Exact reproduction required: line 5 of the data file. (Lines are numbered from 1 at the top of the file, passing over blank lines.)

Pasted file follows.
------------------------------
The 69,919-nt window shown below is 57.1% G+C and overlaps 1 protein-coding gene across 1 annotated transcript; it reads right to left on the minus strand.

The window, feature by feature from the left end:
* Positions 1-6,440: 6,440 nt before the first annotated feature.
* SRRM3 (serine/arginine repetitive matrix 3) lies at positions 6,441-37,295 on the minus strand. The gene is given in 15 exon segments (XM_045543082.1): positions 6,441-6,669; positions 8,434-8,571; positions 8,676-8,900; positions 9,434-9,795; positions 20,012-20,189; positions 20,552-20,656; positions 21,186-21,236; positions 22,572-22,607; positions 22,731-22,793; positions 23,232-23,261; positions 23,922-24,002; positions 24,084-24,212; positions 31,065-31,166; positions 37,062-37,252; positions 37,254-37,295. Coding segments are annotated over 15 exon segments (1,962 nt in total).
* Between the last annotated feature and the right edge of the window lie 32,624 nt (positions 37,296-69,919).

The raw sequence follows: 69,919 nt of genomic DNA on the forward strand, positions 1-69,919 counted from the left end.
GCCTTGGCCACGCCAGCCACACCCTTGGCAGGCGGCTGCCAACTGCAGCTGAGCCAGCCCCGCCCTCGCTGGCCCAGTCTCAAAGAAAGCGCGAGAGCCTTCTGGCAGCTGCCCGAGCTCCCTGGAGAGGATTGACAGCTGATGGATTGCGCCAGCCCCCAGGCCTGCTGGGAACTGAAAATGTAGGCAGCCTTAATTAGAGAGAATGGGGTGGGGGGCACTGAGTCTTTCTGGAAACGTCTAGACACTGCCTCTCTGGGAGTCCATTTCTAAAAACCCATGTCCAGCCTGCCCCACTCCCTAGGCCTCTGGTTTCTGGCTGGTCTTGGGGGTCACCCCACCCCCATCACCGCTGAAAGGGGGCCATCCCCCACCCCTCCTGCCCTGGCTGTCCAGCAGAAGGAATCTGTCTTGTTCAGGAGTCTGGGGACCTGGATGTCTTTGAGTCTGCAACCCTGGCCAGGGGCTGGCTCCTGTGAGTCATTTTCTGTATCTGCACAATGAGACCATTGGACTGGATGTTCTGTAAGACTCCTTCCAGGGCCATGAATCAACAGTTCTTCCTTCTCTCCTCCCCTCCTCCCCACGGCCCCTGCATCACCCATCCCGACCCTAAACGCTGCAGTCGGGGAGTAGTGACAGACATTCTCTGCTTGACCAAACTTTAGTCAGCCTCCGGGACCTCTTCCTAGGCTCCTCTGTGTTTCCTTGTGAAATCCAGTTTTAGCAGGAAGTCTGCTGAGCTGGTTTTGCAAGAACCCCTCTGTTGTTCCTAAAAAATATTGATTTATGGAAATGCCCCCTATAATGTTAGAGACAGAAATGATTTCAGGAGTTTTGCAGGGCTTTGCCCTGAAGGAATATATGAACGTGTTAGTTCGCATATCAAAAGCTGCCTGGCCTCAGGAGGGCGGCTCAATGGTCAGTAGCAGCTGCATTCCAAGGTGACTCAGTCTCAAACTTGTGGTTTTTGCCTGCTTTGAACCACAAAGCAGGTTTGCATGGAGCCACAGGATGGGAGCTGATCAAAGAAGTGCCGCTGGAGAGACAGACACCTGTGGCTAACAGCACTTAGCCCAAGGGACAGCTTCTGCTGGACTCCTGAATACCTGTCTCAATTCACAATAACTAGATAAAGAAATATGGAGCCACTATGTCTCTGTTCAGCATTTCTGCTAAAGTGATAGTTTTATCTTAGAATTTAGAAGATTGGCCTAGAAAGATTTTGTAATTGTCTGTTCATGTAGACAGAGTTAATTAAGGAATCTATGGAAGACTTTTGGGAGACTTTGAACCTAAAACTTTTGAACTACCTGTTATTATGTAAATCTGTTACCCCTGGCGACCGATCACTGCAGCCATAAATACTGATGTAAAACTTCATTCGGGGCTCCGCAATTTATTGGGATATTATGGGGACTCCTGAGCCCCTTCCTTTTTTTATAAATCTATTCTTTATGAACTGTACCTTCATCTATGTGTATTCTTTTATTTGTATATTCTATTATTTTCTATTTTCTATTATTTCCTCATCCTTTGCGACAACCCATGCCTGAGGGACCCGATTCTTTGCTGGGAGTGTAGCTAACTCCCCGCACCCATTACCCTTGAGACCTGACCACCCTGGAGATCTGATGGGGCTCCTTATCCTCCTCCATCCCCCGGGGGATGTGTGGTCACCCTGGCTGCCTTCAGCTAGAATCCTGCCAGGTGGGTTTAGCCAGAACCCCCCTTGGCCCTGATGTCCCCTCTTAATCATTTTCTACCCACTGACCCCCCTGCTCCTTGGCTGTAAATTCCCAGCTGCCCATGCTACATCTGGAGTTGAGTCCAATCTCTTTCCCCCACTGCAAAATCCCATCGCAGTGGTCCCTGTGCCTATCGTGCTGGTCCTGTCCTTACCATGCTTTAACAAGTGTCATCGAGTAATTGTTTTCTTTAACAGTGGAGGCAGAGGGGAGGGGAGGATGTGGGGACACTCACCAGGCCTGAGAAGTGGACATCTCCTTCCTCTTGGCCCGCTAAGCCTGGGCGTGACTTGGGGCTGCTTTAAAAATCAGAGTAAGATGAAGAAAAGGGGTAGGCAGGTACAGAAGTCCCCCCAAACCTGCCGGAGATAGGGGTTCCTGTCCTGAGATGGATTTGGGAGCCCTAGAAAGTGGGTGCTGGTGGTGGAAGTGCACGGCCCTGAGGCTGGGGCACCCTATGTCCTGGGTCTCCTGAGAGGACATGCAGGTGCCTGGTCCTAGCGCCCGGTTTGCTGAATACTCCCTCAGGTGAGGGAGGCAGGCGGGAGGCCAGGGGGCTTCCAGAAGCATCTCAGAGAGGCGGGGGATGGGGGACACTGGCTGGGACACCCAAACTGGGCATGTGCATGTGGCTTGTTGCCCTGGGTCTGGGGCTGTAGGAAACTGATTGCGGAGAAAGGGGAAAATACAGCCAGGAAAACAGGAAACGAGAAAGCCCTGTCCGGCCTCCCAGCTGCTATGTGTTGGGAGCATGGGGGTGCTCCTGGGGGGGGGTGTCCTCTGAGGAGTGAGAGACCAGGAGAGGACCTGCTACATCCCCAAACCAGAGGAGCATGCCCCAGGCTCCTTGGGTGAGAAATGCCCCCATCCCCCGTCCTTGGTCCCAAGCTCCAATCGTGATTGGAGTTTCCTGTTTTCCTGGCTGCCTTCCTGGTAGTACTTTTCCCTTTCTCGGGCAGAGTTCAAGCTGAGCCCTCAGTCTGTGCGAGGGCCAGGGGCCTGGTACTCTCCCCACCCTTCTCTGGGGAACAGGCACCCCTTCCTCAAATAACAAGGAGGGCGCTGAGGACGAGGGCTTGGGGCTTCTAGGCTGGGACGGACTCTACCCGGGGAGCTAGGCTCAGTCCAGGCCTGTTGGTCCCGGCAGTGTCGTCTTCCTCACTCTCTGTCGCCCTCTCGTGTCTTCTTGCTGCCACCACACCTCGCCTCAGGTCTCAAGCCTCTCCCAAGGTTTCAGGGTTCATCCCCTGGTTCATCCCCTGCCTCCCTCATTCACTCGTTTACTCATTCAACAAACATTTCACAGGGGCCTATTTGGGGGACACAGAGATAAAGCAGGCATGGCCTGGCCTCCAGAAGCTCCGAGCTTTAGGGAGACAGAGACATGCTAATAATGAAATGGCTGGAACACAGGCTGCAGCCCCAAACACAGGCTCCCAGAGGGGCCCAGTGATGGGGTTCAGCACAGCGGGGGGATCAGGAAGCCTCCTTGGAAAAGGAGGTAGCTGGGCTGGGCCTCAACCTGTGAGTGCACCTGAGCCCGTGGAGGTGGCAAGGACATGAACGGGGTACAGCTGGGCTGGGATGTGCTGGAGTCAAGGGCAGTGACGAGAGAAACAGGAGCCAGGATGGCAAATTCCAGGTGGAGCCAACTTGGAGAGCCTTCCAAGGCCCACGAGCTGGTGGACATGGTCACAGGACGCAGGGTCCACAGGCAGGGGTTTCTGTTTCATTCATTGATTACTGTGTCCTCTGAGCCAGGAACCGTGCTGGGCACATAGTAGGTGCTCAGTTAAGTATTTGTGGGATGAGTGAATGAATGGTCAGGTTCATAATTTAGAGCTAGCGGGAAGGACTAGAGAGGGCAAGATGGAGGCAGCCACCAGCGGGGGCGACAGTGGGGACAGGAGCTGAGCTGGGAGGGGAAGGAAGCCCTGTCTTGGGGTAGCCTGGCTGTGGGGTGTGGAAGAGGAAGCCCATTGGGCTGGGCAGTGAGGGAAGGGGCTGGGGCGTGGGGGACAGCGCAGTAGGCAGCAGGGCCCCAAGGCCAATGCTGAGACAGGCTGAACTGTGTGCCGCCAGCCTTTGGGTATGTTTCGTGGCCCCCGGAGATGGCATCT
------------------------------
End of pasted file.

* Between the last annotated feature and the right edge of the window lie 32,624 nt (positions 37,296-69,919).